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The Deadly Effects of Nursing Home Lockdowns
COVID-19 tore through nursing homes with staggering lethality. As of March 2022, two years into the pandemic, more than 150,000 US nursing home residents had died of COVID-19 – roughly 10% of the total U.S. nursing home population. Sadly, well-intentioned lockdowns made things worse
Prior to the development of vaccines, the primary strategy for protecting nursing home residents from COVID-19 was physical distancing and isolation. Residents were often confined to their rooms, unable to socialize with family and friends or even interact with fellow residents.
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From the outset, it was clear that these draconian measures would have devastating effects on nursing home residents’ quality of life, cognitive functioning and mental health. In mid-2020, only 5 percent of nursing home residents surveyed reported having visitors three or more times per week, compared to 56 percent before the pandemic.
Many nursing home residents expressed anguish at having their social lives suspended. “I have become more anxious and depressed due to the separation from my loved ones. I have little appetite and am losing weight,” shared one resident. “If the virus doesn’t kill me, the loneliness will,” said another.
This suffering was justified, some argued, because isolation was effective at blunting the spread of COVID-19. It wasn’t until September 2020 that the Centers for Medicare & Medicaid Services (CMS), the agency overseeing the two federal health insurance programs, eased the visitation restrictions it had imposed in March 2020 and began permitting nursing home visits under limited circumstances.
In recent research, I show that the overall effect of COVID-19 nursing home lockdowns on residents’ health was sharply negative. Using cell phone tracking data, I create an index of isolation measures at more than 10,000 nursing homes in the U.S.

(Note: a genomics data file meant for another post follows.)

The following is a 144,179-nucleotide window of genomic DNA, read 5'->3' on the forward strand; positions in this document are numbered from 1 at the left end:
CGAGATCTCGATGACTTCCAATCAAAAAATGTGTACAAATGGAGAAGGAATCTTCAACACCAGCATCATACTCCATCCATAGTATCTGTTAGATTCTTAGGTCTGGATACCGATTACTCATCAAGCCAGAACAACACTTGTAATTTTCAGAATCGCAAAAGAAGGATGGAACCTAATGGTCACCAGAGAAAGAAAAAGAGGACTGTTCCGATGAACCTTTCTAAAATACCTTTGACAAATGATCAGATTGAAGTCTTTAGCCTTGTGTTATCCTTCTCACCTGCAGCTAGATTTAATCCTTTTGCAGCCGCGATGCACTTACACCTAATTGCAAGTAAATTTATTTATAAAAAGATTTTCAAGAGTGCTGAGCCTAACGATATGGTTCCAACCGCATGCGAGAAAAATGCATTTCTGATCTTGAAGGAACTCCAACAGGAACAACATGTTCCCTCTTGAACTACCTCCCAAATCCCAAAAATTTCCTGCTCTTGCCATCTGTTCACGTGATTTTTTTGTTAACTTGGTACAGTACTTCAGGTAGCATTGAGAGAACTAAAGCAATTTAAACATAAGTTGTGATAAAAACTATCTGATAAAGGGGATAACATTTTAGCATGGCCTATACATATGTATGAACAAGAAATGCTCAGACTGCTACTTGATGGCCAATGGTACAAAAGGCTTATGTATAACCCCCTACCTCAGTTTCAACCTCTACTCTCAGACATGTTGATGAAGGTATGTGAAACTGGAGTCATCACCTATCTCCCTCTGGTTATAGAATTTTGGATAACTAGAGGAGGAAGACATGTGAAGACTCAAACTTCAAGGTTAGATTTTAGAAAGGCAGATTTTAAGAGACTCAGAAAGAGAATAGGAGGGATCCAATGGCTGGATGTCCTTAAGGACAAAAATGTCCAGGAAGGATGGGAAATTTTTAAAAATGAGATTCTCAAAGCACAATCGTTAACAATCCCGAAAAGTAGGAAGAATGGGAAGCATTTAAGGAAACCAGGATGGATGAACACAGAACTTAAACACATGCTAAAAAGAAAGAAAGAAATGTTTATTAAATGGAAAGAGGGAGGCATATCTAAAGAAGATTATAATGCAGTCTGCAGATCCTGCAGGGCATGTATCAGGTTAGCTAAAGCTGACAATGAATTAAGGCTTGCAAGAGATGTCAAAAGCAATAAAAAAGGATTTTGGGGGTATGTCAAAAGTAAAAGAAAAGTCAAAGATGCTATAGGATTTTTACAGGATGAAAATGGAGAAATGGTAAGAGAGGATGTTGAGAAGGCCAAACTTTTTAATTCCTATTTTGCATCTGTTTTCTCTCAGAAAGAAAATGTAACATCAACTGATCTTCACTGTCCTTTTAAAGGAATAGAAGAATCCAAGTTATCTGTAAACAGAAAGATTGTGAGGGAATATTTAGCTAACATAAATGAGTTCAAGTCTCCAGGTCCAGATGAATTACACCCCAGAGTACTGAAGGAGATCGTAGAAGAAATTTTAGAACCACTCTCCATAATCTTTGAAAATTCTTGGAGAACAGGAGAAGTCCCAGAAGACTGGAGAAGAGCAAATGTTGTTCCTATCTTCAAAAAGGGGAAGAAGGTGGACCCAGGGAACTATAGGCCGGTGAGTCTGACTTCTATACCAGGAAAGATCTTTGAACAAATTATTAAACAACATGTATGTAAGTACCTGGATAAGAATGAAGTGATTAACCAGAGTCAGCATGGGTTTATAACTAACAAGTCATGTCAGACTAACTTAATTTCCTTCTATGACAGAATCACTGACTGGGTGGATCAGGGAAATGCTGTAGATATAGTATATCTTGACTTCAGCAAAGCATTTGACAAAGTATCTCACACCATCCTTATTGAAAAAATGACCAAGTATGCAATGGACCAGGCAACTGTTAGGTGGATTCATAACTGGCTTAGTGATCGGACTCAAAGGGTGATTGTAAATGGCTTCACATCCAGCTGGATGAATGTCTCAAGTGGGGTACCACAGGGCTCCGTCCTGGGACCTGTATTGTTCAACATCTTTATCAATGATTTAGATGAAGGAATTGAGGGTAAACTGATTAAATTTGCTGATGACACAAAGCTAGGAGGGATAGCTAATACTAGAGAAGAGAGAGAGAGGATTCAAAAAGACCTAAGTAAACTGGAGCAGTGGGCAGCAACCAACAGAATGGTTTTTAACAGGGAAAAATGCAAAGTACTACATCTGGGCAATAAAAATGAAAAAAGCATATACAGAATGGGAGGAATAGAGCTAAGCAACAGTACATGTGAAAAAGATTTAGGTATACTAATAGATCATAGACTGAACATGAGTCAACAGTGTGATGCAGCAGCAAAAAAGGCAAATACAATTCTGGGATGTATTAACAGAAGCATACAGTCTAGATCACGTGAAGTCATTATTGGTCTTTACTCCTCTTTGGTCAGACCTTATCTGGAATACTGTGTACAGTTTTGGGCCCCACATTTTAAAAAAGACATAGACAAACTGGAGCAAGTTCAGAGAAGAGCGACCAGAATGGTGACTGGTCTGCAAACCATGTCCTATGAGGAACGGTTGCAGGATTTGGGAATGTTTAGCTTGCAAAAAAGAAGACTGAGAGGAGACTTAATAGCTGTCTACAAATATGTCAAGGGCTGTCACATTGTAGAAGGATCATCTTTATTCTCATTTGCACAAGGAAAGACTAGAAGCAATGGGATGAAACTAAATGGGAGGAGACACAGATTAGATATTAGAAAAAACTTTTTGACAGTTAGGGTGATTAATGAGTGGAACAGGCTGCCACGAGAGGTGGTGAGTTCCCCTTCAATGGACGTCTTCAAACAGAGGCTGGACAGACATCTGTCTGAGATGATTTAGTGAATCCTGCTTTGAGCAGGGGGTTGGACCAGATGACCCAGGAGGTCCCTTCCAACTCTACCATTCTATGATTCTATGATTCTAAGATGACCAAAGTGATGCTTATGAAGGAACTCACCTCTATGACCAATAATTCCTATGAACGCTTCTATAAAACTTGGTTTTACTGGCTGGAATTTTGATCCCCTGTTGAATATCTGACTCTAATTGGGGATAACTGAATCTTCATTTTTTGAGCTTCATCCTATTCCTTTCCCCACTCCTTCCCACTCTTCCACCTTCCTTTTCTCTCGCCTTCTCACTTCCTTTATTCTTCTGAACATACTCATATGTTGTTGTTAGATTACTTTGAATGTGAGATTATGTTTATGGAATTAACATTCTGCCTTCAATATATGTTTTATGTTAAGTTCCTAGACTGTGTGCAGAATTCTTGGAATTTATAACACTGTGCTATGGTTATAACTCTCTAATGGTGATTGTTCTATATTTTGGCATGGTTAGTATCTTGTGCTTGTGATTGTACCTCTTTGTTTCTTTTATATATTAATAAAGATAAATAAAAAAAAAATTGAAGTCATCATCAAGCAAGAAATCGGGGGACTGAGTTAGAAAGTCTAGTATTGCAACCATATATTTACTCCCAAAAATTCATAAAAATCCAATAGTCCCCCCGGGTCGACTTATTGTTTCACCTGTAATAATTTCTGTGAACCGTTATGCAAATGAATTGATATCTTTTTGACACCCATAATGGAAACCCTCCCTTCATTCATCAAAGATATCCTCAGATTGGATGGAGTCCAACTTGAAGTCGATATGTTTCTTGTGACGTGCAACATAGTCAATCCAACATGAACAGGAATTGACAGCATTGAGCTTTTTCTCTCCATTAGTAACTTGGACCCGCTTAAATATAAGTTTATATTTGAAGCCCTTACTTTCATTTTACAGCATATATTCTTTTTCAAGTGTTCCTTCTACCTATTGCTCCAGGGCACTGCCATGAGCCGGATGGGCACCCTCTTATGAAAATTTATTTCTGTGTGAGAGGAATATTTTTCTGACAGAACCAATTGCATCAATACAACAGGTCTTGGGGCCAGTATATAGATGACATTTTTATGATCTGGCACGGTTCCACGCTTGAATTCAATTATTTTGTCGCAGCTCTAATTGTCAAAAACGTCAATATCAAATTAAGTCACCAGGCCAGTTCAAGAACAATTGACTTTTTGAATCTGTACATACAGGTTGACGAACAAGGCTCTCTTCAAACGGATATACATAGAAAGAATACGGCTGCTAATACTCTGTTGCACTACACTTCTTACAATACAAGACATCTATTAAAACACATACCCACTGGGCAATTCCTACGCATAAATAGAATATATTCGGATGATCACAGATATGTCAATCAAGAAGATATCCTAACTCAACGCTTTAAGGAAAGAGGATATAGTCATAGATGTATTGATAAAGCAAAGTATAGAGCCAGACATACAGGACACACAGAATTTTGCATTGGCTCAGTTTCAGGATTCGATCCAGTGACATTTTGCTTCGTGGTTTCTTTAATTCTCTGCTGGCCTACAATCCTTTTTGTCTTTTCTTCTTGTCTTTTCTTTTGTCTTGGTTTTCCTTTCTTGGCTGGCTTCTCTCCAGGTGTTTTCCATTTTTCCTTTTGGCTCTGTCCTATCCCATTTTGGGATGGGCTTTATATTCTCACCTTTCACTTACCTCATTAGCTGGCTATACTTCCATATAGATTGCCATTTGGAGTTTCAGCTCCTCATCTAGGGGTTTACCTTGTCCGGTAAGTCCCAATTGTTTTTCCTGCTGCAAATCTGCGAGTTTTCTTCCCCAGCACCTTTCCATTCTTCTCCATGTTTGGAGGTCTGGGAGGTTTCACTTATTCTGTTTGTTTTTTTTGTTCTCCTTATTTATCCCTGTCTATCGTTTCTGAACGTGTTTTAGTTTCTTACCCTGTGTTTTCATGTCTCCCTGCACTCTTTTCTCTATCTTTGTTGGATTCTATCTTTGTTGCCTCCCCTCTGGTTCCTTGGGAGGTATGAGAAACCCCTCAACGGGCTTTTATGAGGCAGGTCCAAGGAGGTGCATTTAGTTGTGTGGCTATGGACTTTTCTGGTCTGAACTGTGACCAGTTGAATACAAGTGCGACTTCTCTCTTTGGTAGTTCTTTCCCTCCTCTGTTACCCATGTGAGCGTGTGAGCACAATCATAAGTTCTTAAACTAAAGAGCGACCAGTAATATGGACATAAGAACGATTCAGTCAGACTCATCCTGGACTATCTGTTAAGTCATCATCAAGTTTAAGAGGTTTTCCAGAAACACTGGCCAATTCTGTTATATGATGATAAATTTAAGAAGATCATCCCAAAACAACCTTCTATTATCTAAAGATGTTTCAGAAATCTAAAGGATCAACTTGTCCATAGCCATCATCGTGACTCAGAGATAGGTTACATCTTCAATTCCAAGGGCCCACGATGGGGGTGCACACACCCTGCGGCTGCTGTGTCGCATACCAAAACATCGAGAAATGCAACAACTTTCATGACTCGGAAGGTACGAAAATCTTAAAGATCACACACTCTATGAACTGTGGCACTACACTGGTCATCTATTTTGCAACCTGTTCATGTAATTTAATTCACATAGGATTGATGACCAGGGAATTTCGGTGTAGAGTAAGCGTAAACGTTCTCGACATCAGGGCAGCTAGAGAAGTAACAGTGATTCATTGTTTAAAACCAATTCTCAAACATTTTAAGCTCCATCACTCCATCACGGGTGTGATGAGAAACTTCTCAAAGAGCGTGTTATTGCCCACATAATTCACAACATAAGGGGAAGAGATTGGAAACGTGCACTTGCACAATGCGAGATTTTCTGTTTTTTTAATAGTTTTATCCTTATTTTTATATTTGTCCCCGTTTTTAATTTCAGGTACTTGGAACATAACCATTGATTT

I find that while stricter isolation measures were associated with fewer COVID-19 cases and deaths, they were also predictive of substantially higher rates of non-COVID and total deaths in the second year of the pandemic. Overall, I estimate that isolation measures were associated with substantially more total deaths: A one standard deviation decrease in isolation in all nursing homes is predictive of 7,305 fewer overall deaths.
The effects are largest in facilities with higher proportions of residents with dementia. Because regular social contact is critical to slowing the progression of diseases like Alzheimer’s, this finding supports the hypothesis that isolation measures harmed residents’ health.
These results join other post-mortem analyses of the pandemic response, exposing egregious — and, in cases like this one, deadly — miscalculations by public health officials. Learning from these mistakes is essential. COVID-19 will not be the last pandemic.
My findings also have immediate relevance. Even in the absence of a pandemic, airborne pathogens are common, and CMS guidelines urge nursing homes to implement physical distancing and isolation to limit transmission. Yet there are very limited data on the effectiveness of isolation procedures in reducing infections. Nor have the broader impacts of these policies on mental health outcomes been sufficiently scrutinized.
There’s no escaping it: A trade-off exists between shielding nursing home residents from infectious disease risk and inflicting harm on them through denial of social interaction. Let’s do better at striking the right balance.